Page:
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Home ▸ Catalog ▸ |Medieval & Modern Coins||View Options:  |  |  |   

Medieval and Modern Coins

Anglo-Gallic, Henry VI de Lancastre, King of France and England, 1422 - 1453

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In 1422, the year old king of England inherited the French throne through his mad grandfather Charles VI of France; the iconography of this type represents the unification of the two nations. Ten years later Joan of Arc would make an appearance which would eventually loosen the English grip on France until by 1436 only Normandy and part of Maine remained in Henry's control.
SH87710. Silver petit blanc, Elias 297a (R), Duplessy 446, Ciani 603, Lafaurie 450, SCBC-SII 8167, leopard mintmark, F, toned, bumps, scratches, crowded flan, weight 1.159 g, maximum diameter 21.7 mm, die axis 210o, Rouen mint, 1423 - 1449; obverse (leopard) HEN-RICVS: - REX (King Henry, triple pellet stop), shields of France (on left) and England (on right), side by side; reverse (leopard) SIT: nOmE: DnI: BEHEDICV' (Blessed be the name of the Lord, triple pellet stops), Latin cross, h left, R right; ex Gordon Andreas Singer, ex E.R. Duncan Elias Collection; rare; $540.00 (€475.20)


Crusaders, Frankish Greece, Principality of Achaea, Louis of Burgundy, 31 Jul 1313 - 2 Aug 1316

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Louis of Burgundy was a younger son of Robert II, Duke of Burgundy and Agnes of France. On 31 Jul 1313, he married Matilda of Hainaut to whom Philip I of Taranto gave the Principality of Achaea. Louis ceded his family lands in Burgundy to his elder brother in exchange for the title of "King of Thessalonica." Matilda and Louis arrived separately in Achaea, she sailing directly from Marseille to Navarino with 1,000 troops. Matilda's army was defeated on 22 Feb 1316 by Ferdinand of Majorca, who also claimed the principality. Louis came by way of Venice to solicit aid from the Republic. He defeated Ferdinand, who was killed in the battle, on 5 July 1316. Four weeks later, Louis died. The Chronicle of the Morea attributes his death to a fever, while the Catalan Declaratio summa states that he was poisoned by John, count of Cephalonia. His death left Achaea in an unsettled state, with his brother Eudes, his wife, and the Angevins all attempting to gain it.Arms_of_Achaea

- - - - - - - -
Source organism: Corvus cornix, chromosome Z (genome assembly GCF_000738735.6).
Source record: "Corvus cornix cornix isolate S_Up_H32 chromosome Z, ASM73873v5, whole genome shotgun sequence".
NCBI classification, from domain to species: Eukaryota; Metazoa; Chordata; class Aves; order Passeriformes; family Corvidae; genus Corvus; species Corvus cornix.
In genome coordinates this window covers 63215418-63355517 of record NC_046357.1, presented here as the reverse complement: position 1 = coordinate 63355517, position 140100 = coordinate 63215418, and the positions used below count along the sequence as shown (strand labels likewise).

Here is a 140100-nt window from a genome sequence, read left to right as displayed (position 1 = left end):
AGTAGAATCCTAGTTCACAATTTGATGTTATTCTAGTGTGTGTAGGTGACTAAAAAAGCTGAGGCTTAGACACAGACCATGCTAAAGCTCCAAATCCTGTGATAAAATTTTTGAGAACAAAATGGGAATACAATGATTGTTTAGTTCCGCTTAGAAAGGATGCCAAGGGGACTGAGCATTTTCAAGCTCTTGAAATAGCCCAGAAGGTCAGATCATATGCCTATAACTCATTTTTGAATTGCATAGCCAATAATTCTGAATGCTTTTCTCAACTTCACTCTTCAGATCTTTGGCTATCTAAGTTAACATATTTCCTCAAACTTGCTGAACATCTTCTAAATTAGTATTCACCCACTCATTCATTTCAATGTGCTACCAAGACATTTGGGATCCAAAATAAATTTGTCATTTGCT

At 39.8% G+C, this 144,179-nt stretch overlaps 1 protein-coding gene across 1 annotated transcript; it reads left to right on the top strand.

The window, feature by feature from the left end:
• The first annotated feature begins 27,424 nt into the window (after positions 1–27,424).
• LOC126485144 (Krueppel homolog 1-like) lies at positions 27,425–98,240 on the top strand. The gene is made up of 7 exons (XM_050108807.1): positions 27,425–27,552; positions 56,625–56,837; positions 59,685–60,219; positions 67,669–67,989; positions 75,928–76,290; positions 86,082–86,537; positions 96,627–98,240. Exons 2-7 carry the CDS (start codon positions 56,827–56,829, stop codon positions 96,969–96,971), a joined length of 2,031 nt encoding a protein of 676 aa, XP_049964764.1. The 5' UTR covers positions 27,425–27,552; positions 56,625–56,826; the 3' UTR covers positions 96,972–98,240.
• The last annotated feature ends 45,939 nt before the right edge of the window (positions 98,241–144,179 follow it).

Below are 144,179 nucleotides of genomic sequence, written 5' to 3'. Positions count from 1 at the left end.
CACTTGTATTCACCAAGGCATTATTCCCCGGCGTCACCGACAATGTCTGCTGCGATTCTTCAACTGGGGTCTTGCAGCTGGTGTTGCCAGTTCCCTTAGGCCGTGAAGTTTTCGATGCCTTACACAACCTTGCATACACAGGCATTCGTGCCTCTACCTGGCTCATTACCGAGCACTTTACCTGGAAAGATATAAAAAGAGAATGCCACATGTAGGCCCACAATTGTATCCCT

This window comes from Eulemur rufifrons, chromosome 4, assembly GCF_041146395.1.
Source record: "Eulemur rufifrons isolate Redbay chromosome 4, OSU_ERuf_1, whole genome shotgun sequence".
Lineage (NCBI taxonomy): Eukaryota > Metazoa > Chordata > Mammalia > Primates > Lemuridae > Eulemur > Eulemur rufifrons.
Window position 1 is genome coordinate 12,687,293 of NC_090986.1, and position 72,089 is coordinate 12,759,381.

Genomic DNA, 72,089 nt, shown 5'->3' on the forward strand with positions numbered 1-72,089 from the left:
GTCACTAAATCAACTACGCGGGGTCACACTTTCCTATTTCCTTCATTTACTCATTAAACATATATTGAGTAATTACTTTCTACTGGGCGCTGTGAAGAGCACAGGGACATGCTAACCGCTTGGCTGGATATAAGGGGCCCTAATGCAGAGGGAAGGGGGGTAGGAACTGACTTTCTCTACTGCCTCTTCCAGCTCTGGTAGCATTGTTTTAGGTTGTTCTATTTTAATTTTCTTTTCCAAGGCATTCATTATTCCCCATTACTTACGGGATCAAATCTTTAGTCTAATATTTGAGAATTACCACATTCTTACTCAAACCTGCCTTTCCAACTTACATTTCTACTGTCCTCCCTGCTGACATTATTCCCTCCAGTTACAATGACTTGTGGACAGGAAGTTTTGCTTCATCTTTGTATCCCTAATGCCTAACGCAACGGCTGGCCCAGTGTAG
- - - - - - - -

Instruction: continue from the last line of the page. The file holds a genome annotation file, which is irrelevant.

CR88490. Billon denier tournois, Malloy Crusaders 29; Metcalf Crusades pl. 40, 993; Schlumberger XII 23, aVF, excellent centering, coppery spots, strike a little soft, tiny edge chip, weight 0.640 g, maximum diameter 19.2 mm, die axis 135o, Clarentza mint, 5 Jul - 2 Aug 1316; obverse + LODOVIC'•D'•B'•P•AChE, cross pattée; reverse (annulet) DE CLARENCIA (annulet), castle tournois, surmounted by cross, annulet left of castle; from the Louis G Estate; very rare; $450.00 (€396.00)


Crusaders, Frankish Greece, Principality of Achaea, Ferdinand of Majorca, Pretender, Jun 1315 - 5 July 1316

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Ferdinand of Majorca, as the third son of King James II, was an infante (prince) of the Kingdom of Majorca. It is this title on the obverse of this coin. He was also Viscount of Aumelas and Lord of Frontignan. Ferdinand married Isabella, daughter of Margaret of Villehardouin and they had a son who held the claim on the Principality of Achaea. Margaret and then his wife died in 1315, and soon after he set out with a small company for the Morea to uphold the claim now held by his son. He seized Clarenza in June 1315 and briefly took control of the Morea. In the autumn of 1315 he took a second wife, Isabella of Ibelin. However, his rival claimant Matilda of Hainaut, and her husband Louis of Burgundy returned to the Morea in the spring of 1316 with Venetian aid. Ferdinand's expected aid from Majorca and Sicily was tardy, as was the Catalan Company from Athens. Facing superior numbers, he was killed at the Battle of Manolada on 5 July 1316.Frankokratia_Map
CR88491. Billon denier tournois, Malloy Crusaders 31a, Metcalf Crusades 987 - 992, VF, well centered, clashed dies, weak strike, part of edge ragged, weight 0.684 g, maximum diameter 20.0 mm, die axis 270o, Clarentza mint, pretender, Jun 1315 - 5 July 1316; obverse +IFANSFD'MAIORK, cross pattée; reverse (annulet) DE CLARENCIA (annulet), castle tournois, surmounted by cross, surmounted by cross, annulet left and right of the castle; from the Louis G Estate; extremely rare; $450.00 (€396.00)


France, Kingdom of Navarre and Viscountcy of Béarn, Henri III of Navarre (II of Béarn), 1572 - 1610